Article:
The major problem for LeBron is that the Kyrie trade to Boston has solidified the Celtics as the team to beat in the Eastern Conference. They have the bigs (and fouls) to throw at and frustrate LeBron, and they play a gritty brand of modern era basketball that’s complimented by a high end volume of three pointers. The Celtics ranks second in made shots from beyond the arc trailing Houston.
It’s also important to note that despite being as great as he is, there is nothing better than being an NBA free agent in high demand. Imagine leaving your own job and being coveted by every major player in your industry. Signing bonuses, huge interview parades built around luring you to the other side and people gushing praise on you to no end. How could you possibly say no to that?
LeBron and every major NBA star only gets to do that a couple times in their career. There’s no question that you would entertain the idea.
Where Would LeBron Go?
Houston. San Antonio. The Lakers seem like the most likely destination. Basically, the Western Conference. Heading to Philadelphia seems like the most ridiculous of all the suggestions. It matters where he ends up, but playing with CP3 or putting his jersey up in the rafters at the STAPLES center next to Kobe’s are all in play. He could go anywhere. Even back to Miami. That’s not really the point at this moment in time.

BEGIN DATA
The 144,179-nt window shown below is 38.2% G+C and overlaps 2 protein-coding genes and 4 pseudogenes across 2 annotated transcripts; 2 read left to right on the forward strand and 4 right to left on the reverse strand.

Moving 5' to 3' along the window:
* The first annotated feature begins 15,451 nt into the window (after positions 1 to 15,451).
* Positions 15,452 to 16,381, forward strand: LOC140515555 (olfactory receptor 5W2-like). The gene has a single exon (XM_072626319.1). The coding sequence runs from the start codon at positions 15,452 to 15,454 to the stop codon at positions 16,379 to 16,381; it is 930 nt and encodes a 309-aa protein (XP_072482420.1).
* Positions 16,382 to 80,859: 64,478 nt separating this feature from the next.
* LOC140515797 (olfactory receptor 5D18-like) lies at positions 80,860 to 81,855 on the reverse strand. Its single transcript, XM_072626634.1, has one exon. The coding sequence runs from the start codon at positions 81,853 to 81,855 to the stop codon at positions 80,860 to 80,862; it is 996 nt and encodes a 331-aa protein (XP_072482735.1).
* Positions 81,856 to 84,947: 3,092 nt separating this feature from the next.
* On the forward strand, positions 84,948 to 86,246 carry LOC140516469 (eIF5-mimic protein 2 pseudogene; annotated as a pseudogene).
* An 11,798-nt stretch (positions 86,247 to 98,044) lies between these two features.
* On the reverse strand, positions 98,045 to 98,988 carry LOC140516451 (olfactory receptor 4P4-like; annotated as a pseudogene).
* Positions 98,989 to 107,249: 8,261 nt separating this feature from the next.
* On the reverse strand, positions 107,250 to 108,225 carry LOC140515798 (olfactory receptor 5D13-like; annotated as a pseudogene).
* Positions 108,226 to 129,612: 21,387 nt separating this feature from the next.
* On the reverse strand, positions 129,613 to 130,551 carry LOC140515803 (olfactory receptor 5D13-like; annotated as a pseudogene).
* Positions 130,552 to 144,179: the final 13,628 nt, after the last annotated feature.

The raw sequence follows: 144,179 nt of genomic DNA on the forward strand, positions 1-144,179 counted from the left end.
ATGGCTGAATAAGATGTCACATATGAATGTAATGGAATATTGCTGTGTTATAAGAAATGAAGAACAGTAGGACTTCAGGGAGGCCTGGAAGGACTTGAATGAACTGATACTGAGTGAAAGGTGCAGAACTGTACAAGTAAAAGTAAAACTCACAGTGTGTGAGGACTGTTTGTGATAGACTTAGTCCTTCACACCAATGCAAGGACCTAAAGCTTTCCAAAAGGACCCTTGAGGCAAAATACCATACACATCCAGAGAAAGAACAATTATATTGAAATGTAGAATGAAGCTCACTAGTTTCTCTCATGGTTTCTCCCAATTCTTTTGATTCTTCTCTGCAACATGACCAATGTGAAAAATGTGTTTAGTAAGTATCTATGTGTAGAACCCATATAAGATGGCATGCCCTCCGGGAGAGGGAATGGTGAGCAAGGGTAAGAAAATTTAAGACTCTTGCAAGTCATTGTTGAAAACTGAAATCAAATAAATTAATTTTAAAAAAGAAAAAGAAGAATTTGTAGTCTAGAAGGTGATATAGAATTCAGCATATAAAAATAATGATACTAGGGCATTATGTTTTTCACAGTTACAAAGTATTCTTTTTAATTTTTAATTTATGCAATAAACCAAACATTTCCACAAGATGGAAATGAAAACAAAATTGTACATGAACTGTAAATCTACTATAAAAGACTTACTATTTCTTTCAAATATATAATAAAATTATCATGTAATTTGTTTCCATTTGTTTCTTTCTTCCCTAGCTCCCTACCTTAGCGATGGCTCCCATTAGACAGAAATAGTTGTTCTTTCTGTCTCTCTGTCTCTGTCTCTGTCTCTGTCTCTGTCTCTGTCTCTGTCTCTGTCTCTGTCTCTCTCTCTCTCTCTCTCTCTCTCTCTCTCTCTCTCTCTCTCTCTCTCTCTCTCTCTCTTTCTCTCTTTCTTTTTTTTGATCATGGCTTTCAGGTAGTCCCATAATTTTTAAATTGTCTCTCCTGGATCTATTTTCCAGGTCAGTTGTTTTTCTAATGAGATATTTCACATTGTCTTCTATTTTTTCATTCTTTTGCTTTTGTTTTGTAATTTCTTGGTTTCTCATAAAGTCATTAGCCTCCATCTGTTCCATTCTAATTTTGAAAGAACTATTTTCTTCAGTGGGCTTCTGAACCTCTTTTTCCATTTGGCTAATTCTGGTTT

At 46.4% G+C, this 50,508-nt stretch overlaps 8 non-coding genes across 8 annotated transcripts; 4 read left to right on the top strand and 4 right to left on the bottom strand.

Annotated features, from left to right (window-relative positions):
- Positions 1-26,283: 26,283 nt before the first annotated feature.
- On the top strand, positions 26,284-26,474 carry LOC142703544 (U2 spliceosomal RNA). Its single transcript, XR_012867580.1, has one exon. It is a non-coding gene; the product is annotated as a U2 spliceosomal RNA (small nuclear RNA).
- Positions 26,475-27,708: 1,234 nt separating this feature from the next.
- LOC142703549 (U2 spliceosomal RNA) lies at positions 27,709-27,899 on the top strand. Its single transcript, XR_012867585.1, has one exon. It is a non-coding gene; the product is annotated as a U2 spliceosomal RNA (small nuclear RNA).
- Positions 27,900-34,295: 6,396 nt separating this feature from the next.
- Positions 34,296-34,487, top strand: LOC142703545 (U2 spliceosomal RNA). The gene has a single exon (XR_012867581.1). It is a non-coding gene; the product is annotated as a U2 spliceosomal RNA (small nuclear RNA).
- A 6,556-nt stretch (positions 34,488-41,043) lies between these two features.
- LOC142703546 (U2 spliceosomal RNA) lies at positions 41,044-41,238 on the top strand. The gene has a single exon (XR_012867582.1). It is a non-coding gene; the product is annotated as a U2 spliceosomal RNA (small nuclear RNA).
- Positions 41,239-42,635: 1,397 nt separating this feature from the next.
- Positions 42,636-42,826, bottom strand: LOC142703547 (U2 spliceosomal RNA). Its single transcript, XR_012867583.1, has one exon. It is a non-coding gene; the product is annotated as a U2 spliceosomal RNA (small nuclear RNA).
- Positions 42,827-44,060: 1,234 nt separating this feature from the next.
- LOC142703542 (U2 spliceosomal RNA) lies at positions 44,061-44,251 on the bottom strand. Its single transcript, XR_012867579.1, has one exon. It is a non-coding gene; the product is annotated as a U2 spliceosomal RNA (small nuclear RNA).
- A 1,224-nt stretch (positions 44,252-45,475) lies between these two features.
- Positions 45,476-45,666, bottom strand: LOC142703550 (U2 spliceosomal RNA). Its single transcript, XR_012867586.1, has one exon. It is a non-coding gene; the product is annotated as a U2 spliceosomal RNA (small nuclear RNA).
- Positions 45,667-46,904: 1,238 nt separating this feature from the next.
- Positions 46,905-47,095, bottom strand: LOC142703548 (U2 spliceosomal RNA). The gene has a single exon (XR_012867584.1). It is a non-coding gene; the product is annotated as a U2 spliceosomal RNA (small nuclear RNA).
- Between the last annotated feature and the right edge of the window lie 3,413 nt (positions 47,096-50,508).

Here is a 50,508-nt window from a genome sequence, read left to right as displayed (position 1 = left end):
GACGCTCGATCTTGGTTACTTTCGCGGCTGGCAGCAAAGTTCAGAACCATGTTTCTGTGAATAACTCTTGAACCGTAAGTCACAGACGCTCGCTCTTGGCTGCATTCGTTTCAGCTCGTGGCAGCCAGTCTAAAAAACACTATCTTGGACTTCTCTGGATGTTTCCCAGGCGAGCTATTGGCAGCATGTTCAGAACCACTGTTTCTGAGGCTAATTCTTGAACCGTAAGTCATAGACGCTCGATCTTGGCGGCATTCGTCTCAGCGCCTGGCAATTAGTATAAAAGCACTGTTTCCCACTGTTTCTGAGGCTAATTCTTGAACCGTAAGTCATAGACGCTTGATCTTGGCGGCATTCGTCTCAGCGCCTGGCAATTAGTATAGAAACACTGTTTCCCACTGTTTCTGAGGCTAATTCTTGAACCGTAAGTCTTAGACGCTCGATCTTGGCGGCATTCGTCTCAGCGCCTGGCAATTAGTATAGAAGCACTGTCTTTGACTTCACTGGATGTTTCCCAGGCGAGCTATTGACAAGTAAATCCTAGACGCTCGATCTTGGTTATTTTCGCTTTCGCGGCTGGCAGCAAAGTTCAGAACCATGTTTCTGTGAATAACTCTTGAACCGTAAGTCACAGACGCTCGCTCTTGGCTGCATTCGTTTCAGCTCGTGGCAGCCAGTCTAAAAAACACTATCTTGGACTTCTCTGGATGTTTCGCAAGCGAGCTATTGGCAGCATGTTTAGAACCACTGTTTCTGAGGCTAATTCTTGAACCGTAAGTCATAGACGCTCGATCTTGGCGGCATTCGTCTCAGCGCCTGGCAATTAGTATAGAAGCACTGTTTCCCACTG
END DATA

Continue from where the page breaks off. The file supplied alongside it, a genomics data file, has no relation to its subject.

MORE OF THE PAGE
The rumor mill swirling around the possible destination ignores one really important element of the discussion because we assume that Cleveland can do almost nothing to retain him. That narrative is false. The Cavaliers – and more importantly Dan Gilbert – can offer LeBron something nobody else can.
What the Cavs Can Offer That Nobody Else Will
Deals like this aren’t unheard of. The most famous was Mario Lemieux arbitrating ownership of the Penguins in place of the salary that was owed to him. The Cavaliers are currently worth just over $1.2 billion. LeBron himself has a reported net worth of over $400 million. Hell, he’s making $55 million in endorsements alone this season. He’s made it known that he is not only chasing Jordan’s legacy on the court, but his billion dollar empire off of it. Shoes aren’t going to get him there at this rate. Jordan has simply built too much of a lead.
The only real thing that Dan Gilbert can offer LeBron that nobody else can is ownership stake in his hometown team. Gilbert himself is not a Cleveland native; he’s from Franklin, Michigan and has many ventures anchored in that city. If Gilbert is willing to part with a portion (or all) of his franchise to an ownership group spearheaded by LeBron and Maverick Carter, then that’s the real reason that the King stays in his current kingdom.
It’s not out of this world to believe that franchise ownership is the true endgame of the LeBron-led group that has created its own branding with Nike, a sports agency and many other revenue stream. LeBron is the type of player and person that thinks out of the box and nothing would grab his attention more than Gilbert putting a slice of the ownership pie on the negotiating table.
So when you head out in to your own talking circles to discuss this, throw this at your friends and see how they react. People love talking about free agency in its traditional sense. “CP3 and Harden with LeBron?! Super team!” Guys, any team with LeBron is an automatic super team. That’s how good he is.
LeBron as an owner? Now that’s something new.